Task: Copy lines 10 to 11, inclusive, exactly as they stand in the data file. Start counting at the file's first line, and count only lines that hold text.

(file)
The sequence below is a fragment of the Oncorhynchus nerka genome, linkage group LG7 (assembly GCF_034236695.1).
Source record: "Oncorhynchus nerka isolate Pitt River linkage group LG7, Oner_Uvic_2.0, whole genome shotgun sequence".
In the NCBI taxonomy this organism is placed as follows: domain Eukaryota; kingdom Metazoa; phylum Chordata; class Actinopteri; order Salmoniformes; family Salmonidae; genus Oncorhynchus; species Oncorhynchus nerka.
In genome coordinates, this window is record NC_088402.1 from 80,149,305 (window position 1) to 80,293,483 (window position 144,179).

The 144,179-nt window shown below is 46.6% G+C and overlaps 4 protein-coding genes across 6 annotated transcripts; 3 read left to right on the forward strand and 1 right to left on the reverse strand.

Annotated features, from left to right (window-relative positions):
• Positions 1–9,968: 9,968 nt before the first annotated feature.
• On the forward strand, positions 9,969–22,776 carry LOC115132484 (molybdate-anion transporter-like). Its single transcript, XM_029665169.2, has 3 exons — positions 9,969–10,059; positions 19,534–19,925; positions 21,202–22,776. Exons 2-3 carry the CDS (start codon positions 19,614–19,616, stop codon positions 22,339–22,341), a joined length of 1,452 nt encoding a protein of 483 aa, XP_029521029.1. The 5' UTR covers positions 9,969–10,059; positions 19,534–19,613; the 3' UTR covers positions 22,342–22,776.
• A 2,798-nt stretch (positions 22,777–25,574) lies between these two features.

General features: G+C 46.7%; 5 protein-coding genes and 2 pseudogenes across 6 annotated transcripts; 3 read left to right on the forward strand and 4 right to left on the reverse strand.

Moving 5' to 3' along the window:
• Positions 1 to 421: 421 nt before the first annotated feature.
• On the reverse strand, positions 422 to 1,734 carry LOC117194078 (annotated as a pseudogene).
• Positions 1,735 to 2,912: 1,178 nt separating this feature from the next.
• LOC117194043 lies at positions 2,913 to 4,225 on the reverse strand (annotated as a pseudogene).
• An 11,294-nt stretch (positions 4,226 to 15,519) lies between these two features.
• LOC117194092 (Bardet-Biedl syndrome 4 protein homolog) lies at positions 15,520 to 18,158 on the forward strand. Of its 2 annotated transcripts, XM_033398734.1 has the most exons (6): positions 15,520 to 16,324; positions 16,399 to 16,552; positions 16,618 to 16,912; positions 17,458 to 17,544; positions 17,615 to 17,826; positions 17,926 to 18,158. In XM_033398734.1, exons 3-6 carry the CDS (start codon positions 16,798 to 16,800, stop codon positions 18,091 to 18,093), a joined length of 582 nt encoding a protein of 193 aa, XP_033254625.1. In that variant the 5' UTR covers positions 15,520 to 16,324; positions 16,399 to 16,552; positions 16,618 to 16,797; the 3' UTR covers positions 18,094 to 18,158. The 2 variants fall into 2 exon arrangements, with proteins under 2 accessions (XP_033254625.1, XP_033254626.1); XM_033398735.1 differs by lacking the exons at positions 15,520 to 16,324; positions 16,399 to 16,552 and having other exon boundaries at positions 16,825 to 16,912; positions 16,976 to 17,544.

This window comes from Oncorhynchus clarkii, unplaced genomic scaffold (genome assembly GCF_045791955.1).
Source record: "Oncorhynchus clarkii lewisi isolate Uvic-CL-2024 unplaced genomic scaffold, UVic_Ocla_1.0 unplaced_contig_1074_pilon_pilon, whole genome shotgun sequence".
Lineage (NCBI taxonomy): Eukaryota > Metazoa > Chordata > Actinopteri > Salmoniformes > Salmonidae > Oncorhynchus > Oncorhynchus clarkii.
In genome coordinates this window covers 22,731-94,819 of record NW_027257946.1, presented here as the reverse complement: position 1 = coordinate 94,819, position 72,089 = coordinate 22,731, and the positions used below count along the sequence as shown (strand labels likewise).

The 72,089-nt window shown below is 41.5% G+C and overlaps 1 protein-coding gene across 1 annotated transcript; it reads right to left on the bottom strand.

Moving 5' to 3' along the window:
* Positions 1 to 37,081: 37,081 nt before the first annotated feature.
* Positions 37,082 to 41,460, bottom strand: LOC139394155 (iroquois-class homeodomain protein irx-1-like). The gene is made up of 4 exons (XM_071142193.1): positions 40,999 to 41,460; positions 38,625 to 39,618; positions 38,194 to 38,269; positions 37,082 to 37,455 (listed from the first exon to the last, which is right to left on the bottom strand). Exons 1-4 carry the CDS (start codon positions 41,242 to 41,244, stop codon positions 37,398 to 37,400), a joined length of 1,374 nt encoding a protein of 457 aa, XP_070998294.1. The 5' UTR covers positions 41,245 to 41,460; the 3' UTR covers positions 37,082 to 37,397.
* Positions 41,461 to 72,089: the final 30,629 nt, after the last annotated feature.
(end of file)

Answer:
General features: G+C 46.7%; 5 protein-coding genes and 2 pseudogenes across 6 annotated transcripts; 3 read left to right on the forward strand and 4 right to left on the reverse strand.

Moving 5' to 3' along the window: